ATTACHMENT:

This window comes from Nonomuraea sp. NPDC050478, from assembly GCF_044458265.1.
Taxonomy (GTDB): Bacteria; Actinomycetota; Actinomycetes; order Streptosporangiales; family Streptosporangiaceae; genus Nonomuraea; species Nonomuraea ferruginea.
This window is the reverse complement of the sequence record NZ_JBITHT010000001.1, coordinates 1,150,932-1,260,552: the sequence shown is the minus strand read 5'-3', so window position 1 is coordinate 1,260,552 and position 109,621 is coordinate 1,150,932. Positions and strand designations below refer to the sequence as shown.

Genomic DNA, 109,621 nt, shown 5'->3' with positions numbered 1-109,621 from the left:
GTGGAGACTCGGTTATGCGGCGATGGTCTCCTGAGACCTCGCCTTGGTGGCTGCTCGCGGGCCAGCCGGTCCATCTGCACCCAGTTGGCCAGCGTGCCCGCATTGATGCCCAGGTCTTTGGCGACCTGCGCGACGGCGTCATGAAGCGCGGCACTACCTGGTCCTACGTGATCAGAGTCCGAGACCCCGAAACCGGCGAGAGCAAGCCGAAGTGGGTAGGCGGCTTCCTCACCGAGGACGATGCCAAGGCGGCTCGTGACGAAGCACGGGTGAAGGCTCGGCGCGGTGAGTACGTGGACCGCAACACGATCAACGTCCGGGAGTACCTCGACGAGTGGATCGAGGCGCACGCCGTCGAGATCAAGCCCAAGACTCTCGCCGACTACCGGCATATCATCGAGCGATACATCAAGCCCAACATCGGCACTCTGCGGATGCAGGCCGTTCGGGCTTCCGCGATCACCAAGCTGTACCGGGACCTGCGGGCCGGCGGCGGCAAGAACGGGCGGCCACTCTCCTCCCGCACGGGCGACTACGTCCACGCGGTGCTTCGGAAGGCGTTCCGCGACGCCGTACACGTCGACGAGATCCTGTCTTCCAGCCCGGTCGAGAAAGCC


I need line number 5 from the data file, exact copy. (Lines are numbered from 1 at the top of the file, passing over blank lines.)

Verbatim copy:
GTGGAGACTCGGTTATGCGGCGATGGTCTCCTGAGACCTCGCCTTGGTGGCTGCTCGCGGGCCAGCCGGTCCATCTGCACCCAGTTGGCCAGCGTGCCCGCATTGATGCCCAGGTCTTTGGCGACCTGCGCGACGGCGTCATGAAGCGCGGCACTACCTGGTCCTACGTGATCAGAGTCCGAGACCCCGAAACCGGCGAGAGCAAGCCGAAGTGGGTAGGCGGCTTCCTCACCGAGGACGATGCCAAGGCGGCTCGTGACGAAGCACGGGTGAAGGCTCGGCGCGGTGAGTACGTGGACCGCAACACGATCAACGTCCGGGAGTACCTCGACGAGTGGATCGAGGCGCACGCCGTCGAGATCAAGCCCAAGACTCTCGCCGACTACCGGCATATCATCGAGCGATACATCAAGCCCAACATCGGCACTCTGCGGATGCAGGCCGTTCGGGCTTCCGCGATCACCAAGCTGTACCGGGACCTGCGGGCCGGCGGCGGCAAGAACGGGCGGCCACTCTCCTCCCGCACGGGCGACTACGTCCACGCGGTGCTTCGGAAGGCGTTCCGCGACGCCGTACACGTCGACGAGATCCTGTCTTCCAGCCCGGTCGAGAAAGCC